21. 25. <ul><li>A 56-year-old obese man comes to the emergency department because of crushing chest pain that has been present for 3 hours. The pain radiates to his left arm and neck. He also complains of nausea. On physical examination, the patient is found to be sweating and his blood pressure is 164/122 mm Hg. Laboratory analysis reveals that his cardiac enzyme levels are elevated. His ECG is abnormal with ST-segment depression. Which of the following is the pathology underlying the correct diagnosis? </li></ul><ul><li>A. Coronary artery vasospasm caused by cigarettes and cocaine B. Complete occlusion of the coronary arteries by a mural thrombus C. Increased cardiac demand with coronary arteries that are greater than 75% occluded D. Ischemic necrosis of 30% of the ventricular wall E. Ischemic necrosis of 70% of the venricular wall </li></ul>
    22. 26. <ul><li>The correct answer is D. The patient has a subendocardial infarction, which is caused by ischemic necrosis of <50% of the ventricular wall. </li></ul><ul><li>This area of the myocardium is the last section of the myocardium to be perfused and, as a result, is the first to undergo necrosis from prolonged ischemia. Ischemia is typically due to diffuse atherosclerosis or a transient thrombosis. </li></ul>
    23. 27. <ul><li>A 62-year-old breast cancer survivor visits her physician because of weakness, fatigue, fever, and weight gain 5 years following her radiation therapy. The physician also elicits complaints about abdominal discomfort and exertional dyspnea. Physical examination reveals hepatomegaly and jugular venous distention that fails to subside on inspiration, but shows no evidence of hypotension or pulsus paradoxus. An echocardiogram shows reduced end-diastolic volumes and elevated diastolic pressures in both ventricles. Which of the following is the most likely diagnosis? </li></ul><ul><li>A. Cardiac tamponade B. Congestive heart failure C. Constrictive pericarditis D. Dilated cardiomyopathy E. Recurrence of breast cancer </li></ul>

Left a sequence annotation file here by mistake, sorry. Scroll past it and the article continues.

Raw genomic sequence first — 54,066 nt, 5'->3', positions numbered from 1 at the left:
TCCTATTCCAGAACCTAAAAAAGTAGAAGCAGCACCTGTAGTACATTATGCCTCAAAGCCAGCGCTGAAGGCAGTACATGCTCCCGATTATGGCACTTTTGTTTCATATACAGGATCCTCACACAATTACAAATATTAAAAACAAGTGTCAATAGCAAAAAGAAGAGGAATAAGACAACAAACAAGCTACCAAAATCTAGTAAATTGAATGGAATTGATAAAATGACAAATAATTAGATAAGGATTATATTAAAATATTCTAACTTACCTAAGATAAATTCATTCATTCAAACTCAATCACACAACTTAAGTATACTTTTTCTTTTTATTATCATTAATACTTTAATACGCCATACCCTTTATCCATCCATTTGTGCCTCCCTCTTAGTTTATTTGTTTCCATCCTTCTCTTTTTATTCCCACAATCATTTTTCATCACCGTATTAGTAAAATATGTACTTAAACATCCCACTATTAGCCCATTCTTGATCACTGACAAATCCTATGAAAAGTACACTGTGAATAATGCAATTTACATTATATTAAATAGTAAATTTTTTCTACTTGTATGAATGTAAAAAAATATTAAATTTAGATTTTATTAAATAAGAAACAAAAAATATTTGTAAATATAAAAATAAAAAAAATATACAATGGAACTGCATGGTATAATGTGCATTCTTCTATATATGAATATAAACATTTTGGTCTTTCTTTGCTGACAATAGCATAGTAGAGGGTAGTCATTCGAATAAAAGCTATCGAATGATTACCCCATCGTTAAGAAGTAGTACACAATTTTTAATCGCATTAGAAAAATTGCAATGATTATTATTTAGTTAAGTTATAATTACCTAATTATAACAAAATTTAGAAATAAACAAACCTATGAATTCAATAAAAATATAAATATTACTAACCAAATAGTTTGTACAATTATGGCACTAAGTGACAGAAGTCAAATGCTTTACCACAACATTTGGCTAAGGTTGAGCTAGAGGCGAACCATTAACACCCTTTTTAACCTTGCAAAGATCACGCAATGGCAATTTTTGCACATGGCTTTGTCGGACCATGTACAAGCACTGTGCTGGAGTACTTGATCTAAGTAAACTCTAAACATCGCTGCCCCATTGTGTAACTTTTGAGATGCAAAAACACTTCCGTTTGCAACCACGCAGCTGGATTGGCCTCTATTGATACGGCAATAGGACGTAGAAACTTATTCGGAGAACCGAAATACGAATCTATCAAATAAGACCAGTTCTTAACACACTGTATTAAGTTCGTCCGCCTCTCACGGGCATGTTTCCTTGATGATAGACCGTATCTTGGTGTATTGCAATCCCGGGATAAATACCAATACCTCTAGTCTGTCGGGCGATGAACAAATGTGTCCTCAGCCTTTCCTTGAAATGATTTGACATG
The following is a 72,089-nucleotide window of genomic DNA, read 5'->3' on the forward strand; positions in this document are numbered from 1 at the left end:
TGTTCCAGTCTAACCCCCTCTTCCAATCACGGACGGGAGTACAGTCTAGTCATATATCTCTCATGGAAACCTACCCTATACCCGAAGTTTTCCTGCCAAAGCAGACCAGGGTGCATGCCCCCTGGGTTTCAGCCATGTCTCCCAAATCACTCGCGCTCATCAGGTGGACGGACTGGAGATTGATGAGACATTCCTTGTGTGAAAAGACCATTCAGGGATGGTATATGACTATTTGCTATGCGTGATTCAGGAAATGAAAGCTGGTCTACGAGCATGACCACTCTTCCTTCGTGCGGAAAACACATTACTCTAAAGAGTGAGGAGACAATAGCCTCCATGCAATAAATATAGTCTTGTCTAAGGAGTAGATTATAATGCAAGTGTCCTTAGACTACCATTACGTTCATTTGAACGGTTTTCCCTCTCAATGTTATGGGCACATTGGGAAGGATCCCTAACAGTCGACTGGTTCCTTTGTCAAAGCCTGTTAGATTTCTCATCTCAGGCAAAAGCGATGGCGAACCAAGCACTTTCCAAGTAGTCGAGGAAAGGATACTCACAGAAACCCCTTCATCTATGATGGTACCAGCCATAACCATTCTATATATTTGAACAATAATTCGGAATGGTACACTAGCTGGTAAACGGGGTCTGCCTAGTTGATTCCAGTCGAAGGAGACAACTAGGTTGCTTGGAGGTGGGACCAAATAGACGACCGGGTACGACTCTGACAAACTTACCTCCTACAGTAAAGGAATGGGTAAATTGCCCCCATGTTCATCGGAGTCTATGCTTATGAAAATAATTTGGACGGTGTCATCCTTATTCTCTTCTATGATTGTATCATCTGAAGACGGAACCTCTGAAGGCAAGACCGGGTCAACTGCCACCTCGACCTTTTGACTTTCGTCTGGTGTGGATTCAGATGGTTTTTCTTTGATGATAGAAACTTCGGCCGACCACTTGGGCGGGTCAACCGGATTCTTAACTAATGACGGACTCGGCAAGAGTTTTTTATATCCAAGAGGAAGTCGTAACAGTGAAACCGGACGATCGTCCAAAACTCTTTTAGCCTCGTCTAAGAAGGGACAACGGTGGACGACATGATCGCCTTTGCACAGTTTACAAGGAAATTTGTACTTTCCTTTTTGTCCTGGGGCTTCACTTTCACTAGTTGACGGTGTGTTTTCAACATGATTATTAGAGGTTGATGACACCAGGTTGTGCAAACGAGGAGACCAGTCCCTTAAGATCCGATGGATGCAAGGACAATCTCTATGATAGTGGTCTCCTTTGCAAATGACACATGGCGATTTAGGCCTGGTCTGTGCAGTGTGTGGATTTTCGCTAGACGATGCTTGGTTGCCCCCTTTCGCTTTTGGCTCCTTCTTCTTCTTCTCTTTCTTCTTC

24. 28. <ul><li>The correct answer is C. Constrictive pericarditis interferes with the filling of the ventricles because of granulation tissue formation in the pericardium. </li></ul><ul><li>It can follow purulent viral infections, trauma, neoplastic diseases, mediastinal irradiation, and other chronic diseases. Pericardial thickening and calcification are sometimes apparent on CT and MRI. </li></ul>
    25. 29. <ul><li>A 76-year-old man receives a pacemaker to treat a dangerous form of heart block. This form of heart block is characterized by a constant PR interval with randomly blocked QRS complexes. The patient’s ECG prior to treatment is shown in the image. Which of the following is the abnormality responsible for this type of heart block? </li></ul><ul><li>A. Atrioventricular nodal abnormality B. Defect in the His-Purkinje system C. Independently contracting atria and ventricles D. Retrograde conduction E. Sinoatrial nodal abnormality </li></ul>
    26. 30. <ul><li>The correct answer is B. This is a Mobitz type II second-degree heart block. A defect in the His-Purkinje system is responsible for this type of heart block defect. </li></ul><ul><li>Answer A is not correct. In contrast to this patient’s findings, atrioventricular nodal abnormalities lengthen the PR interval and are responsible for first-degree heart block and Mobitz type I second-degree heart block. </li></ul><ul><li>Answer C is not correct. Independently contracting atria and ventricles occur in the complete absence or ablation of the His-Purkinje system, not simply a defect in the system. </li></ul><ul><li>Answer D is not correct. Retrograde conductions would result in an increase in the number of P waves and a decrease in the PR interval. </li></ul><ul><li>Answer E is not correct. Sinoatrial nodal abnormalities are responsible for problems in automaticity and would not result in randomly dropped QRS complexes. </li></ul>
    27. 32. <ul><li>Pneumopericardium </li></ul>